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EEOC alleges motor company participated in disability discrimination scheme

By Mark Iandolo | May 8, 2018

Discrimination 04

PORTLAND, Maine (Legal Newsline) — The U.S. Equal Employment Opportunity Commission (EEOC) announced a lawsuit April 30 against Hirschbach Motor Lines Inc. for allegedly rejecting job applicants with disabilities by using a pre-employment “back assessment” test.

"Federal law prohibits employers from using standards or tests that tend to screen out the disabled or those applicants the employer regards as disabled," Jeffrey Burstein, regional attorney for the EEOC's New York District Office, said in a statement. "Hirschbach's back assessment was unnecessary to assess the ability of applicants to perform the job and was an unlawful standard."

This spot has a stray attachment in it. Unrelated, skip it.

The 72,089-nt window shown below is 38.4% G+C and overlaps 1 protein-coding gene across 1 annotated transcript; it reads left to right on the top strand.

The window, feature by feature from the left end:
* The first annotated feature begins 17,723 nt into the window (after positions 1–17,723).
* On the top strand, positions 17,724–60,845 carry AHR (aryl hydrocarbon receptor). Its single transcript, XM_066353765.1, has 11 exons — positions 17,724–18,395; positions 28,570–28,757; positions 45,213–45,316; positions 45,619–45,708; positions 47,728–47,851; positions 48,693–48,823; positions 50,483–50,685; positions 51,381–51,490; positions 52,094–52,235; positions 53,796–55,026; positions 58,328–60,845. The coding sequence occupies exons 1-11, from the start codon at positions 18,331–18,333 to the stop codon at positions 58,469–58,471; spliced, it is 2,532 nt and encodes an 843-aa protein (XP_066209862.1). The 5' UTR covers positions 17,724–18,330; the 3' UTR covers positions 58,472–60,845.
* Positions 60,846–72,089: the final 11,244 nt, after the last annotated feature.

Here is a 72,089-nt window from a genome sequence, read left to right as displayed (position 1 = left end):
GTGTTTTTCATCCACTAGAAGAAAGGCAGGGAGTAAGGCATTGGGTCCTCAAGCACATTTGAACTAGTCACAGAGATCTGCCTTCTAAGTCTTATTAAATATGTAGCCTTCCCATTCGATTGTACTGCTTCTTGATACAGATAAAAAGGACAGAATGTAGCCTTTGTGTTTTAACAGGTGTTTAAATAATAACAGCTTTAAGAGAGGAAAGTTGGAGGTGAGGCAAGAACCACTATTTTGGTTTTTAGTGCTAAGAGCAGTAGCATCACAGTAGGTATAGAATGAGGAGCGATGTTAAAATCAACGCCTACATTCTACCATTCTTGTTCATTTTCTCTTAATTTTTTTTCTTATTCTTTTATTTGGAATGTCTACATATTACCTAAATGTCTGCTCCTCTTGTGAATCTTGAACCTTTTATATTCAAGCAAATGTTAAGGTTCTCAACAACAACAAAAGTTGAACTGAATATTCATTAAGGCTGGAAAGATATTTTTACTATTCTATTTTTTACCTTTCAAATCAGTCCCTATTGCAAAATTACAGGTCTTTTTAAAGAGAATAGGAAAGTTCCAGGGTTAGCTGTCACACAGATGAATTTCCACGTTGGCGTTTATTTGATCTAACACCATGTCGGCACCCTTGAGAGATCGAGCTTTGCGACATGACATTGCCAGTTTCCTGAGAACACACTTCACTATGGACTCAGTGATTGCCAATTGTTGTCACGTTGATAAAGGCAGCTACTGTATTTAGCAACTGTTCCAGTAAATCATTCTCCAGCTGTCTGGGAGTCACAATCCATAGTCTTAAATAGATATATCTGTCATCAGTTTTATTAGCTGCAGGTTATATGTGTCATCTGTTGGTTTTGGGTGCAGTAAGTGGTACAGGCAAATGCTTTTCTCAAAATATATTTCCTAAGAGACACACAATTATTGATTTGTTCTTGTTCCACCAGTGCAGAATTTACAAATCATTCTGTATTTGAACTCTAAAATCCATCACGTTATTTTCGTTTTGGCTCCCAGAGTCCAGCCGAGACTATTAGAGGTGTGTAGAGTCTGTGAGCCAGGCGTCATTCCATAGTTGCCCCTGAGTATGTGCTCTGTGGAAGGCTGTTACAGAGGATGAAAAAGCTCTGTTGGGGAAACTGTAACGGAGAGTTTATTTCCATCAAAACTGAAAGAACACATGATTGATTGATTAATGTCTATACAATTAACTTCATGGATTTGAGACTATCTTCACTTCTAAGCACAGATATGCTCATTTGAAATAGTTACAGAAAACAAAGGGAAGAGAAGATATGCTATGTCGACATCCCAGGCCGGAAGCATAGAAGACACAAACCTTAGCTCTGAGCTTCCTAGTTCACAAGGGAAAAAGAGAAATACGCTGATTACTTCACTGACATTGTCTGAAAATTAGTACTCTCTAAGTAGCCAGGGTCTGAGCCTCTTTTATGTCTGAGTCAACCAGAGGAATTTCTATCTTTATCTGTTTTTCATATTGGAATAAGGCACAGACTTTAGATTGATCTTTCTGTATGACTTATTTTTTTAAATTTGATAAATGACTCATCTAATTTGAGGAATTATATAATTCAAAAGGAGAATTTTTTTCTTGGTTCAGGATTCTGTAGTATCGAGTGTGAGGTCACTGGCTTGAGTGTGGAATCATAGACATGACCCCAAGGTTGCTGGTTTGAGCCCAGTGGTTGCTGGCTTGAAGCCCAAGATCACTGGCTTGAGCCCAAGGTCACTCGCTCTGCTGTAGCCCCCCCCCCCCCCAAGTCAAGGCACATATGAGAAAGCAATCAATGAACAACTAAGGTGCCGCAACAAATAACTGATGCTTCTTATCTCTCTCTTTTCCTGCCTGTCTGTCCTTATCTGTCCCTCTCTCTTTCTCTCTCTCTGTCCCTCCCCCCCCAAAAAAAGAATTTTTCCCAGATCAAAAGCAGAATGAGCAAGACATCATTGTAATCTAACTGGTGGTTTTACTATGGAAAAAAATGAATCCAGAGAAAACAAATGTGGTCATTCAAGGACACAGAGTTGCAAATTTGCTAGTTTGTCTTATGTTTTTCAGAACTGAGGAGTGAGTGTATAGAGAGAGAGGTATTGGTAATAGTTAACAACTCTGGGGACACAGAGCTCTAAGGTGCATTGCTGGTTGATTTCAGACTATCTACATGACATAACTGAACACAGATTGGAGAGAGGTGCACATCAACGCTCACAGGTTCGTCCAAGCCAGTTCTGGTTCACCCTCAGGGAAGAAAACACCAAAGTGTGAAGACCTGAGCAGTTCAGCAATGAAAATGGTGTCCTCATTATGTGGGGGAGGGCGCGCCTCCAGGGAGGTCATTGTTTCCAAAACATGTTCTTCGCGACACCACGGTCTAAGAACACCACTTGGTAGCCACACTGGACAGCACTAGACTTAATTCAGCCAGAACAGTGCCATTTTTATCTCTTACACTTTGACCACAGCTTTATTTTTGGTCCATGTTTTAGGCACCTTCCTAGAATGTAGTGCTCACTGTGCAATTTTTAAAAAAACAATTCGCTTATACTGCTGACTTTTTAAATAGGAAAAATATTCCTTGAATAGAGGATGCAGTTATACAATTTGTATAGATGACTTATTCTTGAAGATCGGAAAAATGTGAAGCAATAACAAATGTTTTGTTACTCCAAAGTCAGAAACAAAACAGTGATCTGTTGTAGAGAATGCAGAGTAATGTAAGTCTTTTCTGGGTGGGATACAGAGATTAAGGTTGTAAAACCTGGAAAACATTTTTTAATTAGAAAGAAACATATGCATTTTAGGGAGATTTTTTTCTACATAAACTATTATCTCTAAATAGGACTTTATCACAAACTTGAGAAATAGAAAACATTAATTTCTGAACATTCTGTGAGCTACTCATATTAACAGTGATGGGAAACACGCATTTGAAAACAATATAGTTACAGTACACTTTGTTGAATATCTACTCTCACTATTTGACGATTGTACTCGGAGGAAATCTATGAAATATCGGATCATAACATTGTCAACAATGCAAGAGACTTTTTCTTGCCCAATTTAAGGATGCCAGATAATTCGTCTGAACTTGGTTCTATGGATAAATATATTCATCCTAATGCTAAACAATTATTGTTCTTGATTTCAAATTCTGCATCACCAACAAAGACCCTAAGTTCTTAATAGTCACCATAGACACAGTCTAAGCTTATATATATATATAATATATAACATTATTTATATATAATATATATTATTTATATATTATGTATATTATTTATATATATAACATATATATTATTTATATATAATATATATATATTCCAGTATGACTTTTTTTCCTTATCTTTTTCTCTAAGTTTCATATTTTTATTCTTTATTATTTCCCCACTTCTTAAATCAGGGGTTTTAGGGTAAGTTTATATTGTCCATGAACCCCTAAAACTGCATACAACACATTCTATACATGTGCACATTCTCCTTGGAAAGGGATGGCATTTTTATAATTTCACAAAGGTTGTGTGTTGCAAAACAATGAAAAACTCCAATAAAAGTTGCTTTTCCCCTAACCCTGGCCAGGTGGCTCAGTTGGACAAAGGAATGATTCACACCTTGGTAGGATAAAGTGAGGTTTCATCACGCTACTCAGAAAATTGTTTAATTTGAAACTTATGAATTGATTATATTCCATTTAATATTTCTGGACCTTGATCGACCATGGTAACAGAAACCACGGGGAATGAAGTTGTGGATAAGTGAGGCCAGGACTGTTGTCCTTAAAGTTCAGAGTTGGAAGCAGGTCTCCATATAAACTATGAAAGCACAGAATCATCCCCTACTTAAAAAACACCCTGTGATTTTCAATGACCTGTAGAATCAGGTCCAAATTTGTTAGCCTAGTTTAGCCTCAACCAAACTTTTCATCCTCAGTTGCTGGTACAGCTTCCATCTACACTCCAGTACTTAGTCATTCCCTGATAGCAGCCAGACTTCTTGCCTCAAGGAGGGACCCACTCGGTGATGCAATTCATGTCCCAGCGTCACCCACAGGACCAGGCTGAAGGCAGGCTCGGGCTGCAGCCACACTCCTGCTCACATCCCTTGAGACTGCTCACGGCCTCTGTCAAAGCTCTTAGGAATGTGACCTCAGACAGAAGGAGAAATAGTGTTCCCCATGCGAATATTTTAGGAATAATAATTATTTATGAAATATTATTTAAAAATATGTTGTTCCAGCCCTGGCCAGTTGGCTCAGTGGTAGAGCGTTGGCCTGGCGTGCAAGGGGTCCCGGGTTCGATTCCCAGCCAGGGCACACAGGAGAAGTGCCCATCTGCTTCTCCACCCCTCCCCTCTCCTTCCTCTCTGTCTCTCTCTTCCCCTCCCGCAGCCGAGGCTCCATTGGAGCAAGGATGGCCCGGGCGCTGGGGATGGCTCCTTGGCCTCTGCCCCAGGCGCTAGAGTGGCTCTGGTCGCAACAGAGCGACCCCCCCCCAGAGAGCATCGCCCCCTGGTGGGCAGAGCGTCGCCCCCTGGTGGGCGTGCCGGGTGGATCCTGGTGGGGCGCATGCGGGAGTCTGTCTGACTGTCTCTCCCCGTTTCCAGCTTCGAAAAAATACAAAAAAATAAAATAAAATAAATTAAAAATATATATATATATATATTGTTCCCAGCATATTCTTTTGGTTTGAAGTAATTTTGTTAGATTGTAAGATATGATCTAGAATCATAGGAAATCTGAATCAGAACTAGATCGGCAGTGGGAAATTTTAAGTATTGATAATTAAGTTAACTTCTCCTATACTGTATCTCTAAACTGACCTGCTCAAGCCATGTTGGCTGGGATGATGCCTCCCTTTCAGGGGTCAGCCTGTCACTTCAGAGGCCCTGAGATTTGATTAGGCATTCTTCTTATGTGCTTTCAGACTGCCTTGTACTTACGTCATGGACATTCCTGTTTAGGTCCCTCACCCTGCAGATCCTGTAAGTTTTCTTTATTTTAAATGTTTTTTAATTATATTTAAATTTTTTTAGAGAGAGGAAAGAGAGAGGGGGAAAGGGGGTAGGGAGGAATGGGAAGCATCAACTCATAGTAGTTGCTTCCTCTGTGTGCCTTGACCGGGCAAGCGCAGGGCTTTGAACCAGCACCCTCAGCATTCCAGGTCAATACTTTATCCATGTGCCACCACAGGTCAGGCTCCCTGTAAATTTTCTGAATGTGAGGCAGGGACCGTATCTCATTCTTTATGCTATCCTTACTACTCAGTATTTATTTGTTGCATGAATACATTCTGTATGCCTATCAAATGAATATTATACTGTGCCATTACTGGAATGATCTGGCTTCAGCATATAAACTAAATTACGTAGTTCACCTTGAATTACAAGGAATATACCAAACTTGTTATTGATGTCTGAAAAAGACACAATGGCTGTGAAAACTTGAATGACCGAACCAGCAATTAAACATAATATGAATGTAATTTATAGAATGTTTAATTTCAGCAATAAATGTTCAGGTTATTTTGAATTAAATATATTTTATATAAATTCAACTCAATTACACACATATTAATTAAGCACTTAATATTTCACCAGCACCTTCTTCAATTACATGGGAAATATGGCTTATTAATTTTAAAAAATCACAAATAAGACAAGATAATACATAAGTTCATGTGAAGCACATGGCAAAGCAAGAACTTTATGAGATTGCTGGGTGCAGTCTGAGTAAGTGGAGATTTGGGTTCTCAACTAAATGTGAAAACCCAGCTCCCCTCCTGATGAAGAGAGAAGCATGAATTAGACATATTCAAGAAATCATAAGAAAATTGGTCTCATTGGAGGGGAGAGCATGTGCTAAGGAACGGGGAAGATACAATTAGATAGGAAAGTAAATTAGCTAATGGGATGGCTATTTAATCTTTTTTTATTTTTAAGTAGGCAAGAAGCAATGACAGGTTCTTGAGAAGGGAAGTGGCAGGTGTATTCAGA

According to the EEOC, the defendants subjected job applicants to a pre-employment “back assessment” test that determined whether applicants could balance and stand on one leg, touch their toes while standing on one leg and crawl, among other things. The EEOC says this screening system violated the Americans with Disabilities Act because it asked unnecessary questions considering job responsibilities and did not allow for reasonable accommodations.

"Employers cannot refuse to offer a reasonable accommodation required by law unless is causes an undue hardship,” said EEOC's New York District director Kevin Berry. “Hirschbach's' 100 percent free of restrictions' policy violated this requirement."


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U.S. Equal Employment Opportunity Commission